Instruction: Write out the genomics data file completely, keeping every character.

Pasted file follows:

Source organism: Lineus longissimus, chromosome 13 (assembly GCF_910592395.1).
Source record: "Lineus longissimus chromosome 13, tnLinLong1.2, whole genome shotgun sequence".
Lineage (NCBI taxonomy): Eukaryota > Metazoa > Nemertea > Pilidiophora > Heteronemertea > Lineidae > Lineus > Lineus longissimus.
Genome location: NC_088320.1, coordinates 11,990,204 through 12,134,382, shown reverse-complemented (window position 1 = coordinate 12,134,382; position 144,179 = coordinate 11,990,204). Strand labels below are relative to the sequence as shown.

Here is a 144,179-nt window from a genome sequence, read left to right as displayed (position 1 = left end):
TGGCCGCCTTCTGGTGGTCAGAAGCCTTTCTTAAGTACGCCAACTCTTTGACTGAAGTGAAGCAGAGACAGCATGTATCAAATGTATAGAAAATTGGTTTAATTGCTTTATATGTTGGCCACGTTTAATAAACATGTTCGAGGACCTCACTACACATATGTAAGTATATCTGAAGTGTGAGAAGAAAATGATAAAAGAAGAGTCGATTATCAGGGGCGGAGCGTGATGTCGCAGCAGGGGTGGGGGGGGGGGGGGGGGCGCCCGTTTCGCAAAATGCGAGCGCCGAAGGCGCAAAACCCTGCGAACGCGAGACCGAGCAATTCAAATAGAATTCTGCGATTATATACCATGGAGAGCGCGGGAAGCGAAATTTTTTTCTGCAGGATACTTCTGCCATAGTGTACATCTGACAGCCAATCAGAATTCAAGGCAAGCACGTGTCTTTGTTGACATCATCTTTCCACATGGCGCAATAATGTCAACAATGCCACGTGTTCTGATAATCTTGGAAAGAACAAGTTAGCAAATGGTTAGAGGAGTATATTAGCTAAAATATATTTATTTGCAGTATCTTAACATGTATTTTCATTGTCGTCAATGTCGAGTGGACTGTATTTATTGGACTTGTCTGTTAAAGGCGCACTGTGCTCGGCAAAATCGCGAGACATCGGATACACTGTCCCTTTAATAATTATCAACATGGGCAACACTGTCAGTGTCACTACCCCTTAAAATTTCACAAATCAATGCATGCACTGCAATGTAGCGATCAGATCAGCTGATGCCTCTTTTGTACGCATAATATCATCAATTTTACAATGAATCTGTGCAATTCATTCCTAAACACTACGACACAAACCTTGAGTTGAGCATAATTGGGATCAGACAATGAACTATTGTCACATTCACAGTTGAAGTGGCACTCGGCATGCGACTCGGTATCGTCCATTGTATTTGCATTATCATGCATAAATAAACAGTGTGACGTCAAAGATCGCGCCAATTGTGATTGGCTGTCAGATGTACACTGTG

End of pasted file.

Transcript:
Source organism: Lineus longissimus, chromosome 13 (assembly GCF_910592395.1).
Source record: "Lineus longissimus chromosome 13, tnLinLong1.2, whole genome shotgun sequence".
Lineage (NCBI taxonomy): Eukaryota > Metazoa > Nemertea > Pilidiophora > Heteronemertea > Lineidae > Lineus > Lineus longissimus.
Genome location: NC_088320.1, coordinates 11,990,204 through 12,134,382, shown reverse-complemented (window position 1 = coordinate 12,134,382; position 144,179 = coordinate 11,990,204). Strand labels below are relative to the sequence as shown.

Here is a 144,179-nt window from a genome sequence, read left to right as displayed (position 1 = left end):
TGGCCGCCTTCTGGTGGTCAGAAGCCTTTCTTAAGTACGCCAACTCTTTGACTGAAGTGAAGCAGAGACAGCATGTATCAAATGTATAGAAAATTGGTTTAATTGCTTTATATGTTGGCCACGTTTAATAAACATGTTCGAGGACCTCACTACACATATGTAAGTATATCTGAAGTGTGAGAAGAAAATGATAAAAGAAGAGTCGATTATCAGGGGCGGAGCGTGATGTCGCAGCAGGGGTGGGGGGGGGGGGGGGGGCGCCCGTTTCGCAAAATGCGAGCGCCGAAGGCGCAAAACCCTGCGAACGCGAGACCGAGCAATTCAAATAGAATTCTGCGATTATATACCATGGAGAGCGCGGGAAGCGAAATTTTTTTCTGCAGGATACTTCTGCCATAGTGTACATCTGACAGCCAATCAGAATTCAAGGCAAGCACGTGTCTTTGTTGACATCATCTTTCCACATGGCGCAATAATGTCAACAATGCCACGTGTTCTGATAATCTTGGAAAGAACAAGTTAGCAAATGGTTAGAGGAGTATATTAGCTAAAATATATTTATTTGCAGTATCTTAACATGTATTTTCATTGTCGTCAATGTCGAGTGGACTGTATTTATTGGACTTGTCTGTTAAAGGCGCACTGTGCTCGGCAAAATCGCGAGACATCGGATACACTGTCCCTTTAATAATTATCAACATGGGCAACACTGTCAGTGTCACTACCCCTTAAAATTTCACAAATCAATGCATGCACTGCAATGTAGCGATCAGATCAGCTGATGCCTCTTTTGTACGCATAATATCATCAATTTTACAATGAATCTGTGCAATTCATTCCTAAACACTACGACACAAACCTTGAGTTGAGCATAATTGGGATCAGACAATGAACTATTGTCACATTCACAGTTGAAGTGGCACTCGGCATGCGACTCGGTATCGTCCATTGTATTTGCATTATCATGCATAAATAAACAGTGTGACGTCAAAGATCGCGCCAATTGTGATTGGCTGTCAGATGTACACTGTG